Tex Med . 2009;105(9):56.
September is Prostate Cancer Awareness Month. These resources give you the latest information about treatments for the most common form of cancer in men. In addition, the Web sites here will keep physicians up to date on prostate cancer screening guidelines and research.
American Cancer Society
The American Cancer Society, www.cancer.org , has helpful tools physicians can share with patients diagnosed with prostate cancer. From the home page, click on Learn About Cancer, and select Prostate Cancer from the list. You'll be directed to answers to questions about the disease, information about treatment options, and guidance for patients on talking to their family and friends about prostate cancer. Physicians can point patients to the Stories of Hope portion of the Web site, where they can find inspiration and support by reading accounts about other people whose lives have been touched by cancer. The site also features details on clinical trials, finding treatment centers, nutrition for cancer patients, a guide to cancer drugs, and more.
Centers for Disease Control and Prevention
Working to reduce the prostate cancer death rate and to develop appropriate public health strategies for controlling the disease, the Centers for Disease Control and Prevention (CDC), www.cdc.gov/cancer/prostate , offers health professionals a plethora of tools. Physicians can download a PDF of Prostate Cancer Screening: A Decision Guide . The CDC publication presents a balanced approach to the pros and cons of prostate cancer screening and enables men, their families, and physicians to make an informed decision. To address prostate cancer disparities among African-American and Hispanic men, the CDC also created Prostate Cancer Screening: A Decision Guide for African Americans and La detección del cáncer de próstata: Una guía para hispanos en los Estados Unidos . Both are available in PDF format. Information on the CDC's latest research concerning patterns in prostate-specific antigen (PSA) test use and digital rectal examinations , prostate cancer incidence among American Indian and Alaska Native men , and racial differences in the treatment of early-stage prostate cancer will also aid physicians in caring for prostate cancer patients.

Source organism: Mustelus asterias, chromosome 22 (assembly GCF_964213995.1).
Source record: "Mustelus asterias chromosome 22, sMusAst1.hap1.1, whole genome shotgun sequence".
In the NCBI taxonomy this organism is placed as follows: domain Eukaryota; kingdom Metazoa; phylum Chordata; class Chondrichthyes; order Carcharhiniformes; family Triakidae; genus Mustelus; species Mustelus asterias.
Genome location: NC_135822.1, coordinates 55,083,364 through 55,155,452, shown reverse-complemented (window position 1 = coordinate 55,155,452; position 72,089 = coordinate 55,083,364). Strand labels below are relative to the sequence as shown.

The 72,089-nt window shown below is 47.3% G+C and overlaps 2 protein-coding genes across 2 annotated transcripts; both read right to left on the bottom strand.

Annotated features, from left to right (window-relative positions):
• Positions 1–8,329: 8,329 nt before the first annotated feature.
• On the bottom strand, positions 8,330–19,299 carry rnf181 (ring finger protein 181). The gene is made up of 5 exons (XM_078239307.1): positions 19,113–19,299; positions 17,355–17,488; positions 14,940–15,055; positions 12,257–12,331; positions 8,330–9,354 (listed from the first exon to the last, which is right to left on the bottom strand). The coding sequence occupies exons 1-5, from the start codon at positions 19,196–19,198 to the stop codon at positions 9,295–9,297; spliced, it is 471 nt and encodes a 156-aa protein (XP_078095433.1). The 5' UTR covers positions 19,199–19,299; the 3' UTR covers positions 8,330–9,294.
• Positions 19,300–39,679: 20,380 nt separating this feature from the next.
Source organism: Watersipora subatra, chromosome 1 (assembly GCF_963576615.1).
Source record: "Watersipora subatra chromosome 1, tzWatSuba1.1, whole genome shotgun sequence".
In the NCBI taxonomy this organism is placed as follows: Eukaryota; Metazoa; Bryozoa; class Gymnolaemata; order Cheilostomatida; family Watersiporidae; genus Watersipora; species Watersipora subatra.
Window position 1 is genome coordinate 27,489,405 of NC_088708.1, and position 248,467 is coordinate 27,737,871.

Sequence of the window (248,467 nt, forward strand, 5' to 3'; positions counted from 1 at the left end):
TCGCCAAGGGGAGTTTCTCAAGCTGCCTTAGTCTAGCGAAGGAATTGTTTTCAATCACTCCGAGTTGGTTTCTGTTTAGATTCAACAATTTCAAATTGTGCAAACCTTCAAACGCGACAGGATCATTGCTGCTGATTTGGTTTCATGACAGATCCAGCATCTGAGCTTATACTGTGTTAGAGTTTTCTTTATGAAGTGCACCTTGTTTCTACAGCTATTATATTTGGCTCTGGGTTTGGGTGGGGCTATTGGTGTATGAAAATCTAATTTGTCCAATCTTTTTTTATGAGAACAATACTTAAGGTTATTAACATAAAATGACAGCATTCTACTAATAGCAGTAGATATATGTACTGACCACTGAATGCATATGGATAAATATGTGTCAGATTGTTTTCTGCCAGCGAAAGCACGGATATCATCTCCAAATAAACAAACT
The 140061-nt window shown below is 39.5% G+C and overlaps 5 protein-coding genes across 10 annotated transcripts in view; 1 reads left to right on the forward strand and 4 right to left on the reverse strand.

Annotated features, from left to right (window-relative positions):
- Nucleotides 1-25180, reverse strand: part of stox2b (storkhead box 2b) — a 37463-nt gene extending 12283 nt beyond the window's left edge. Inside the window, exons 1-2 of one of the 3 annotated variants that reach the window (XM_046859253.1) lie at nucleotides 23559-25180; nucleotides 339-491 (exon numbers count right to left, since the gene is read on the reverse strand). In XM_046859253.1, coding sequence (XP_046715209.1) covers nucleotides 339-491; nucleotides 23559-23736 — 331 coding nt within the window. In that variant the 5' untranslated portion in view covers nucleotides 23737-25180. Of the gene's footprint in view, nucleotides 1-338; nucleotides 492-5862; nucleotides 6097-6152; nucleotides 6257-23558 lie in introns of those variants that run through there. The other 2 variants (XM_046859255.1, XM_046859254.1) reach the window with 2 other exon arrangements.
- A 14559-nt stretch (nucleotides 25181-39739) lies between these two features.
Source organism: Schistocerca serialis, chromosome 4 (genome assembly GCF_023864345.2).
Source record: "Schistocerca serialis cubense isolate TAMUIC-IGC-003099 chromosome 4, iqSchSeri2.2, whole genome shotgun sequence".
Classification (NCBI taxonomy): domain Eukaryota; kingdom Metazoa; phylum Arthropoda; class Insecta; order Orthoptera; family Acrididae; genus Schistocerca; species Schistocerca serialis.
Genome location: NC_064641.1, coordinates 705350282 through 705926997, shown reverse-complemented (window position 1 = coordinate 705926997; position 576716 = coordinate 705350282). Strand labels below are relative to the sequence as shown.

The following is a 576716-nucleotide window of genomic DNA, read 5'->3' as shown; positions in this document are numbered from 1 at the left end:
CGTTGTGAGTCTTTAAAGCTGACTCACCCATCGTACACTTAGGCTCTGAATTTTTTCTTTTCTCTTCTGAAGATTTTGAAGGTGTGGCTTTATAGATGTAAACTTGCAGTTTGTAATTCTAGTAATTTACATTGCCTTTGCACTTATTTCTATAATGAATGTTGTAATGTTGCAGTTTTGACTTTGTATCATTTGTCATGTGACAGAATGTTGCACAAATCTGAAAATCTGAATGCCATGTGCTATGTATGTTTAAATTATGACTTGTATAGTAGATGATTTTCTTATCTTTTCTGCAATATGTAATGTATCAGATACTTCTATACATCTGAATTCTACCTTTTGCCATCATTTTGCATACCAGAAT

National Prostate Cancer Coalition
The National Prostate Cancer Coalition Web site, www.centerwatch.com/ctrc/npcc , is a one-stop source for the latest on clinical trials. Physicians and their patients can register for the e-mail notification service to find out about new prostate cancer clinical trials. The site also features cancer research center profiles, a glossary of research terms, a listing of prostate cancer clinical trials, and basic information about clinical trials. Clicking on the links in the menu will take you away from the National Prostate Cancer Coalition site and connect you with the Project to End Prostate Cancer Web site, www.zerocancer.org . The project site gives you answers to questions about the symptoms, risk factors, screening guidelines, and diagnosis of the disease via the Detection & Prevention Link. The Treatment & Research Link opens a page with resources aimed at making prostate cancer treatment decisions, choosing a treatment option, living with prostate cancer, and dealing with treatment side effects.
Prostate Cancer Research Institute
Educating patients and their families about prostate cancer is the goal of the Prostate Cancer Research Institute (PCRI), www.prostate-cancer.org . The institute focuses on informing health care professionals and prostate cancer patients on new advances in diagnosis, staging, treatments, and available resources. The PCRI Web site features online videos covering topics such as chemotherapy for prostate cancer , novel therapies for prostate cancer , management of androgen deprivation therapy side effects , treating androgen-independent prostate cancer without chemotherapy , and when chemotherapy should be considered . PCRI also provides free DVDs and publications that can be downloaded as PDFs or ordered. To stay up to date on the latest prostate cancer treatments, clinical trials, and advocacy, physicians can subscribe free of charge to the PCRI Insights newsletter.
MedBytes is a quick look at new, or newly discovered, Web sites of interest to Texas physicians. The column also highlights features of the TMA Web site. If you know of some interesting medical sites or have questions about how to use the TMA Web site, e-mail Crystal Conde . Publication of information about Web sites in this column is not to be considered an endorsement or approval by the Texas Medical Association of the sites or sponsors, or of any products or services involved.
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